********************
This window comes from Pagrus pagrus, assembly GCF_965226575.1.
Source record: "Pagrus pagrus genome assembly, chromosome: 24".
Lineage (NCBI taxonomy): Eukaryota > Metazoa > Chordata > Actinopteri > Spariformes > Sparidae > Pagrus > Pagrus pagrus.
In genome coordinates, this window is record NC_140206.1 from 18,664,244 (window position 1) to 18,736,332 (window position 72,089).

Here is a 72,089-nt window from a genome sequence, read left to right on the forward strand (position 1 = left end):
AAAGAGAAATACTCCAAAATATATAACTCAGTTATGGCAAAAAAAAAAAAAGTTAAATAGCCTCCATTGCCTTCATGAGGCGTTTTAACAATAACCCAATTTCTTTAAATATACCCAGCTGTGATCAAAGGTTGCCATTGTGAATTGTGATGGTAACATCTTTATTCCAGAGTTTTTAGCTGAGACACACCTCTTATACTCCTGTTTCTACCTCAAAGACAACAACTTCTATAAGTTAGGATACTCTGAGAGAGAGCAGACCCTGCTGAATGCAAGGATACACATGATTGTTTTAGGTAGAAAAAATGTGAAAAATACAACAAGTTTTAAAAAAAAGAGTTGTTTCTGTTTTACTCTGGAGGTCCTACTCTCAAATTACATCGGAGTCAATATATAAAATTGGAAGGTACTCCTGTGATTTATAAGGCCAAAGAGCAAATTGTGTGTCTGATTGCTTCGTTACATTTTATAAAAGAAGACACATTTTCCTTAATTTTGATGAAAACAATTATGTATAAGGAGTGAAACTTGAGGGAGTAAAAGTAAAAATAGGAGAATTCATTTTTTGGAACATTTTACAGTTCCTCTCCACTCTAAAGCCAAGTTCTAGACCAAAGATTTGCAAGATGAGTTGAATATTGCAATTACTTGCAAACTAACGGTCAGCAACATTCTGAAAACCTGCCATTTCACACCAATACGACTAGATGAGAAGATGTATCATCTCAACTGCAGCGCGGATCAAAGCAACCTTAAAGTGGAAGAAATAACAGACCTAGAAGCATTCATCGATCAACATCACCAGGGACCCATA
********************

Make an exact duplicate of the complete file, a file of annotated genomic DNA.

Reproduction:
This window comes from Pagrus pagrus, assembly GCF_965226575.1.
Source record: "Pagrus pagrus genome assembly, chromosome: 24".
Lineage (NCBI taxonomy): Eukaryota > Metazoa > Chordata > Actinopteri > Spariformes > Sparidae > Pagrus > Pagrus pagrus.
In genome coordinates, this window is record NC_140206.1 from 18,664,244 (window position 1) to 18,736,332 (window position 72,089).

Here is a 72,089-nt window from a genome sequence, read left to right on the forward strand (position 1 = left end):
AAAGAGAAATACTCCAAAATATATAACTCAGTTATGGCAAAAAAAAAAAAAGTTAAATAGCCTCCATTGCCTTCATGAGGCGTTTTAACAATAACCCAATTTCTTTAAATATACCCAGCTGTGATCAAAGGTTGCCATTGTGAATTGTGATGGTAACATCTTTATTCCAGAGTTTTTAGCTGAGACACACCTCTTATACTCCTGTTTCTACCTCAAAGACAACAACTTCTATAAGTTAGGATACTCTGAGAGAGAGCAGACCCTGCTGAATGCAAGGATACACATGATTGTTTTAGGTAGAAAAAATGTGAAAAATACAACAAGTTTTAAAAAAAAGAGTTGTTTCTGTTTTACTCTGGAGGTCCTACTCTCAAATTACATCGGAGTCAATATATAAAATTGGAAGGTACTCCTGTGATTTATAAGGCCAAAGAGCAAATTGTGTGTCTGATTGCTTCGTTACATTTTATAAAAGAAGACACATTTTCCTTAATTTTGATGAAAACAATTATGTATAAGGAGTGAAACTTGAGGGAGTAAAAGTAAAAATAGGAGAATTCATTTTTTGGAACATTTTACAGTTCCTCTCCACTCTAAAGCCAAGTTCTAGACCAAAGATTTGCAAGATGAGTTGAATATTGCAATTACTTGCAAACTAACGGTCAGCAACATTCTGAAAACCTGCCATTTCACACCAATACGACTAGATGAGAAGATGTATCATCTCAACTGCAGCGCGGATCAAAGCAACCTTAAAGTGGAAGAAATAACAGACCTAGAAGCATTCATCGATCAACATCACCAGGGACCCATA